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Benzalkonium Chloride

Pandemics raise a lot of questions, specifically in the field of public health. If

one occurs, or threatens to occur, scientists rush to figure out what is and

needs to be available to combat the illness - whether that be via treatment or

through the prevention of transmission. The COVID pandemic of the last few

years is no exception. In a few short years, researchers and medical providers

have come together to provide vaccinations, treatments, and literature-

supported recommendations to prevent the transmission of infection. But, as

the SARS-CoV-2 virus continues to mutate and change, these public

health initiatives must adapt. So, what else is out there?

An already well-respected antimicrobial class of chemicals, known as

benzalkonium chlorides, holds significant potential. Their use began in the

the early 1900s, gaining market recognition as a potent disinfectant and

antiseptic. These days, benzalkonium chlorides are used in a wide range of

products within the industry, agriculture, clinical medicine, and personal

products. One major reason these chemicals are used in such a widespread

manner is that they are known to be effective with minimal safety

concerns. Other than reports of some skin irritation in sensitive individuals,

one is probably unaware they are using and benefiting from these products.


With the current pandemic, antiviral agents have gained a lot of attention. The

good news is, benzalkonium chloride, though considered a broad-spectrum

antimicrobial, seemingly has some significant potential in adding to the host of

antiviral products used to combat the spread of SARS-CoV-2. It has the ability

to disrupt the lipid membranes of enveloped viruses, thereby

deactivating them– this includes enteroviruses, rotaviruses, norovirus,

influenza virus, rhinoviruses, herpes simplex virus, hepatitis A virus, and

thankfully, coronaviruses. (2)

So, what about SARS-CoV-2, the specific virus responsible for the COVID-19

pandemic still raging worldwide? At first, the research available was scarce,

but as time has gone on more and more has been found supporting the use of

benzalkonium chlorides in the prevention of SARS-CoV-2 spread and


One study published in early 2021 tested the effectiveness of 0.2%

benzalkonium chloride and 0.13% benzalkonium Qimei Hand Sanitizing Wipes.

This was important, especially since there has been a shortage of alcohol-

based sanitizers throughout the pandemic, due to alcohol-based sanitizers

being the only option recommended by the CDC. Hospitals and outpatient

healthcare professionals needed another option. The scientists in this study

found that both concentrations were effective in deactivating the SARS-

CoV-2 virus. In their discussion, they cited that in some situations, the

benzalkonium chloride-based products might be even more effective than

the alcohol-based products because they were non-toxic and less

irritating to the skin than alcohol-containing sanitizers, thus resulting in

improved compliance and better hand hygiene compliance from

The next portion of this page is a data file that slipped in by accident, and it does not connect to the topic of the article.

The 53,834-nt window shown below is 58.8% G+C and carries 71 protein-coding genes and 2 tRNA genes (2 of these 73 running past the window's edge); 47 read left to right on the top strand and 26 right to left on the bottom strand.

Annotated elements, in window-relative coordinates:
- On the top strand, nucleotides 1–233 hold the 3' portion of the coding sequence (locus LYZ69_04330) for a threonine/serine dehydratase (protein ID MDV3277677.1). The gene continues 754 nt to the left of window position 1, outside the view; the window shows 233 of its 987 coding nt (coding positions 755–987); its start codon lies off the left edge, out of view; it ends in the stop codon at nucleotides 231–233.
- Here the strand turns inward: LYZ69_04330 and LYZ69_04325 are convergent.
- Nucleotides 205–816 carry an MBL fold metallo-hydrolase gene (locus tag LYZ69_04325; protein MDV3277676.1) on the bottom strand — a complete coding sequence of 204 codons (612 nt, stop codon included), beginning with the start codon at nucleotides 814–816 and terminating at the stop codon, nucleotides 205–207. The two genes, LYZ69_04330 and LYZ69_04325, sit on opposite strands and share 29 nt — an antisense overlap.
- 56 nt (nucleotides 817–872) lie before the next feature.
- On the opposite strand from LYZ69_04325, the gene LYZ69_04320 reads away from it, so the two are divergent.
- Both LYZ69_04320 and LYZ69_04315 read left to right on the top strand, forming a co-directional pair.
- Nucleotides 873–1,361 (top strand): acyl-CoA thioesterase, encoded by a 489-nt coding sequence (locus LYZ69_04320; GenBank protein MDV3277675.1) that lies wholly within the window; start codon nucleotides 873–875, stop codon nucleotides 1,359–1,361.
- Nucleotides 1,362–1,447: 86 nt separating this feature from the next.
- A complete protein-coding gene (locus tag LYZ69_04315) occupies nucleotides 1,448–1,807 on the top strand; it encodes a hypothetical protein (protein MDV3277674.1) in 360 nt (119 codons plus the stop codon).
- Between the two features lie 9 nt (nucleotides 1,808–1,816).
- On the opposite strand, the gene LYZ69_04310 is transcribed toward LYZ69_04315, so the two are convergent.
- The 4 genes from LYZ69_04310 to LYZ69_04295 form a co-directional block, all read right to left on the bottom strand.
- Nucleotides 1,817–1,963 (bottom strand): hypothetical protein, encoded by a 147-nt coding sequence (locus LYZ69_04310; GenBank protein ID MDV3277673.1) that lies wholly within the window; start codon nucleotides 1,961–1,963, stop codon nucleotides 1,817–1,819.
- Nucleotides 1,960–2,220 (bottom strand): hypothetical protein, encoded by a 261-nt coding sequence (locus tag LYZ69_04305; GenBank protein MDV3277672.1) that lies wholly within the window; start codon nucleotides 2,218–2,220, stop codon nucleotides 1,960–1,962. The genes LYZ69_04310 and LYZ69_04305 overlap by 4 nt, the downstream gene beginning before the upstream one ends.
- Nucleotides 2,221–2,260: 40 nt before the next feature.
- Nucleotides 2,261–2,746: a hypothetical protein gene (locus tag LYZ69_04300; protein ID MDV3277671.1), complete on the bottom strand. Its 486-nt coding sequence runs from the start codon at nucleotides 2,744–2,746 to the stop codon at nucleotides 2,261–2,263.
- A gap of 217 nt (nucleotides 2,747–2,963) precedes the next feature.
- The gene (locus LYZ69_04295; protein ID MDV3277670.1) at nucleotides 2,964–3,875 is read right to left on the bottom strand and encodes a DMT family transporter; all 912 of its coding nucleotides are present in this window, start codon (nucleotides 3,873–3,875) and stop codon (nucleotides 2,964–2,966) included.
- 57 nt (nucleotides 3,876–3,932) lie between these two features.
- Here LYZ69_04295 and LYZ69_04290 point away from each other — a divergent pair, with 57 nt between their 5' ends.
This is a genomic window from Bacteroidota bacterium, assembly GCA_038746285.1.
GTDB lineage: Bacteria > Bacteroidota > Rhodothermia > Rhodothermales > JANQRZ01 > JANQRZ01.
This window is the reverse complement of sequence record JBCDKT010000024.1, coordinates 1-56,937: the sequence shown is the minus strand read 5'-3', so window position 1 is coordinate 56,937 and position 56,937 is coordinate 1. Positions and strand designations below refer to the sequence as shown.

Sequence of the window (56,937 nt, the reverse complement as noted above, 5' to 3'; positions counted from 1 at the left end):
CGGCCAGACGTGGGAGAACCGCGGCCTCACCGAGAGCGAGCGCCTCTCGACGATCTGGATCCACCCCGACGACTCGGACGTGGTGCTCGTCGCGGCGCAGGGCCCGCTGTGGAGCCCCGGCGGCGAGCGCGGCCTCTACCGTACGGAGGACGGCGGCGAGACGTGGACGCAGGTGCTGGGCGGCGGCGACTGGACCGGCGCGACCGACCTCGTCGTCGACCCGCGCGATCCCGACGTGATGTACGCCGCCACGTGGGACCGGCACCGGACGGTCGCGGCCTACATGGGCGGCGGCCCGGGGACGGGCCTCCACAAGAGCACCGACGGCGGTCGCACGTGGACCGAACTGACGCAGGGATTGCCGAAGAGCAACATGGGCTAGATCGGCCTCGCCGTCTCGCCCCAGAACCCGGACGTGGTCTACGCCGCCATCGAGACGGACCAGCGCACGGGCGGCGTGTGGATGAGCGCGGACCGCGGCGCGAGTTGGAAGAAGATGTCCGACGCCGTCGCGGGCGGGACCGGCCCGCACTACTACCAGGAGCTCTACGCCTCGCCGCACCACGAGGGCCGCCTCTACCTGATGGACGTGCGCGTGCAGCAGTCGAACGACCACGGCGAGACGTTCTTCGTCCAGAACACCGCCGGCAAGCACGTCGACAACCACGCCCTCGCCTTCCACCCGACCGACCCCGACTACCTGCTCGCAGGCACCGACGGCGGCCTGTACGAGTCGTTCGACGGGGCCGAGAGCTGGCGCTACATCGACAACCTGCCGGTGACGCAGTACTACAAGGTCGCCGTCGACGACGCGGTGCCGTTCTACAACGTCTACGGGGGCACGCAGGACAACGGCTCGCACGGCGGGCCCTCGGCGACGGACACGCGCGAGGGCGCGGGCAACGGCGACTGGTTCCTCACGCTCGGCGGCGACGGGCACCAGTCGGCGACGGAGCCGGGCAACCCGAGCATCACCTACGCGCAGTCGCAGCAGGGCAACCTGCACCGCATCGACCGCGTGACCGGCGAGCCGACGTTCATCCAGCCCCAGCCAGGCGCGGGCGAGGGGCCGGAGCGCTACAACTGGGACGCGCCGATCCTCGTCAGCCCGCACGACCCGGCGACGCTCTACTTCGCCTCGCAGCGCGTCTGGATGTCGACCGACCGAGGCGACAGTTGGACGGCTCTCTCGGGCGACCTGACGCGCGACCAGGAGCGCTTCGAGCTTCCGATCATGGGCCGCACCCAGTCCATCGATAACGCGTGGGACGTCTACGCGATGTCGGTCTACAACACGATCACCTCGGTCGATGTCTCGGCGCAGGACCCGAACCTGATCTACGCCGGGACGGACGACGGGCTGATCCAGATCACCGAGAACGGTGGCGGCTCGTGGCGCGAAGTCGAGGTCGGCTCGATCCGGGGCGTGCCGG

healthcare workers. These researchers felt so strongly about the data, they

concluded benzalkonium chloride-containing sanitizers should be given the

same expedited approval to manufacturers, making these products more

available worldwide. (3)

Hand sanitizers and topical disinfectants arenʼt the only places benzalkonium

chlorides can provide assistance. A study by Tunon-Molina, et al in late 2021

decided to look into whether these chemicals could be used in personal

protective equipment used by healthcare providers, specifically facial

protection. Their goal was to develop a transparent face shield with intrinsic

antimicrobial activity, thereby reducing surface transmission of disease and

the production of infectious waste, another source of potential transmission

to healthy individuals. They found that their single-use face shields, made

by coating a transparent polyethylene terephthalate product with

benzalkonium chloride, were successful at inactivating enveloped

viruses, including coronaviruses. Their hope is that this novel idea can be

translated for use in goggles, helmets, and other forms of personal

protective equipment in the healthcare setting. (4)

At HCD Anti-Aging Laboratories, benzalkonium chloride is added to

manicure and pedicure formulas for its antimicrobial actions, but it is

obvious there is more to the story when it comes to these compounds.

Though more research needs to be done in the personal-care product realm,

it is likely that its presence is preventing the spread of not only bacterial or

fungal infections but also of viral infections, specifically against our biggest

current adversary, the SARS-CoV-2 virus.

Dr. Mary Hall, ND, LAc

Medical Writer and Medical Advisory Board


Beatriz Merchel Piovesan Pereira and Ilias Tagkopoulos. 2019.

Benzalkonium chloride: uses, regulatory status, and microbial resistance.

Appl Environ Microbiol: 85(13):e00377-19.

"Exploring whether Benzalkonium Chloride could be effective against

SARS-CoV-2”. 2021. Pharmaceutical Technology.


Ogilvie, B.H., Solis-Leal, A., Lopez, J.B., Poole, B.D., Robison, R.A., Berges,

B.K. 2021.Alcohol-free hand sanitizer and other quaternary ammonium

disinfectants quickly and effectively inactivate SARS-CoV-2. J Hosp Infect:

108: 142-145.

Tunon-Molina, A., Marti, M., Muramoto, Y., Noda, T., Takayama, K.,

Serrano-Aroca, A. 2021. Antimicrobial face shield: next generation of facial

protective equipment against SARS-CoV-2 and multidrug-resistant bacteria.

Int J Mol Sci: 22(17): 9518.


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